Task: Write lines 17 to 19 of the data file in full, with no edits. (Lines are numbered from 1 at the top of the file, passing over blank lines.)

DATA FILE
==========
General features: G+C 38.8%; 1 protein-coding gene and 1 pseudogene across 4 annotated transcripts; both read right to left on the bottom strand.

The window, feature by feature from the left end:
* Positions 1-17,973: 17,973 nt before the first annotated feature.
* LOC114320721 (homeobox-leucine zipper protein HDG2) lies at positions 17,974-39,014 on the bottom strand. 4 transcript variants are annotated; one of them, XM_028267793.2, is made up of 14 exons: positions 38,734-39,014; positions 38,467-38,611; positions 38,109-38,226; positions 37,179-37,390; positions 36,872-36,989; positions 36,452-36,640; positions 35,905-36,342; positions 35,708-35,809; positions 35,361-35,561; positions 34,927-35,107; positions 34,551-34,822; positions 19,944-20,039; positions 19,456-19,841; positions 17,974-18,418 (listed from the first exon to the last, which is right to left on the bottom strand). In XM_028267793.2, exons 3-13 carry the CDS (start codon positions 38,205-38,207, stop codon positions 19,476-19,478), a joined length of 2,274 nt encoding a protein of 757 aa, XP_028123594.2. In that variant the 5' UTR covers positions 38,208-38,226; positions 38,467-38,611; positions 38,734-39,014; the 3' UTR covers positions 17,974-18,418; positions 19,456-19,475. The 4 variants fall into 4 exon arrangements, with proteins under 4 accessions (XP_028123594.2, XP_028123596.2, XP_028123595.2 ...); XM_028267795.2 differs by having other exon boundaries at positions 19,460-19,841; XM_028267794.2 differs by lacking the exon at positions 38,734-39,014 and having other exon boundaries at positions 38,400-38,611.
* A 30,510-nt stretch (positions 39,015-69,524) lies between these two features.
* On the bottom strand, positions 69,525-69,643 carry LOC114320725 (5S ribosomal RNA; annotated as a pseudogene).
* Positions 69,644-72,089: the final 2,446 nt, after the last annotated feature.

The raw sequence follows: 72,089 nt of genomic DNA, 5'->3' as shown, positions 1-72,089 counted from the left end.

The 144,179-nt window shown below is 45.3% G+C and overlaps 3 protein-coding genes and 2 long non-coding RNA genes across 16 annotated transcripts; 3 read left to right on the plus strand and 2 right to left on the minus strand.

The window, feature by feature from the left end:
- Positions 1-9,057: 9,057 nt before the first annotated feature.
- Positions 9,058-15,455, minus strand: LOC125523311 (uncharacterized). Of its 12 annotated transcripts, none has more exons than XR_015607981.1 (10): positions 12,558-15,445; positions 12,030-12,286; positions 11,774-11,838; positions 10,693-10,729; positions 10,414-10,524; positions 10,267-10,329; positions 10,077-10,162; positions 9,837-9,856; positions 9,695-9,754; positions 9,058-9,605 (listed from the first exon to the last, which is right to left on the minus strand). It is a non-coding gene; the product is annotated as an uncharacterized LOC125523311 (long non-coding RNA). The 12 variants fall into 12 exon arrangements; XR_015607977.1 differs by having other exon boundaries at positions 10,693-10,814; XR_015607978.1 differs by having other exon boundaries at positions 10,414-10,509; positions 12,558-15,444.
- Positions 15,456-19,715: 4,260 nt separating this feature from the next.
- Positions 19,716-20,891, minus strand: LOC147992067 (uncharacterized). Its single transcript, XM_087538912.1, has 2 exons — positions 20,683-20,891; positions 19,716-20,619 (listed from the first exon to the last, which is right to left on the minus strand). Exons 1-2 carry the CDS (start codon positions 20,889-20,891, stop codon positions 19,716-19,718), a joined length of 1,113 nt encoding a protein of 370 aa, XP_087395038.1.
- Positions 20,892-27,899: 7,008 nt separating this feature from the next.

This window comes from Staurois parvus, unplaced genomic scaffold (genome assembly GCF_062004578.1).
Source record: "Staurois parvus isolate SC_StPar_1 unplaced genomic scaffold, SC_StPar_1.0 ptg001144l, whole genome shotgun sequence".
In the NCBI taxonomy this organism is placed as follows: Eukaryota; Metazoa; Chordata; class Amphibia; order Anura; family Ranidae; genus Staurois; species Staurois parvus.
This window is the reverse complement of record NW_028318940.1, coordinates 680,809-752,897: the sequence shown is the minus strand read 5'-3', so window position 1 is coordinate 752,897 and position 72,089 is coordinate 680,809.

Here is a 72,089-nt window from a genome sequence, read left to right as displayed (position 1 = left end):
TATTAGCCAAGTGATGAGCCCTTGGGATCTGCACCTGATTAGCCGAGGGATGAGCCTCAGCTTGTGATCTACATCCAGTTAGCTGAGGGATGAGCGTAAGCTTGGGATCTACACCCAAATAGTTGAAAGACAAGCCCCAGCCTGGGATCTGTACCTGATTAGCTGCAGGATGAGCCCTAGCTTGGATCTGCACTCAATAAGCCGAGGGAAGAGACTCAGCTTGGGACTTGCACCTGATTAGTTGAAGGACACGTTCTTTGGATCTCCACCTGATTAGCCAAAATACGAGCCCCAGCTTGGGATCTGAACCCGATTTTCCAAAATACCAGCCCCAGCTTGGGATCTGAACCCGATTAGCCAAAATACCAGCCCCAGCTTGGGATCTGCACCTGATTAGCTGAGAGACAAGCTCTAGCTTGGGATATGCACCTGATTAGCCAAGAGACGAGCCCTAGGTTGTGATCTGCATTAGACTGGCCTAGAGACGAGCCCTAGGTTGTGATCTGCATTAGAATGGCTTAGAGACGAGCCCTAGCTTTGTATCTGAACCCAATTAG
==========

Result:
Source record: "Staurois parvus isolate SC_StPar_1 unplaced genomic scaffold, SC_StPar_1.0 ptg001144l, whole genome shotgun sequence".
In the NCBI taxonomy this organism is placed as follows: Eukaryota; Metazoa; Chordata; class Amphibia; order Anura; family Ranidae; genus Staurois; species Staurois parvus.
This window is the reverse complement of record NW_028318940.1, coordinates 680,809-752,897: the sequence shown is the minus strand read 5'-3', so window position 1 is coordinate 752,897 and position 72,089 is coordinate 680,809.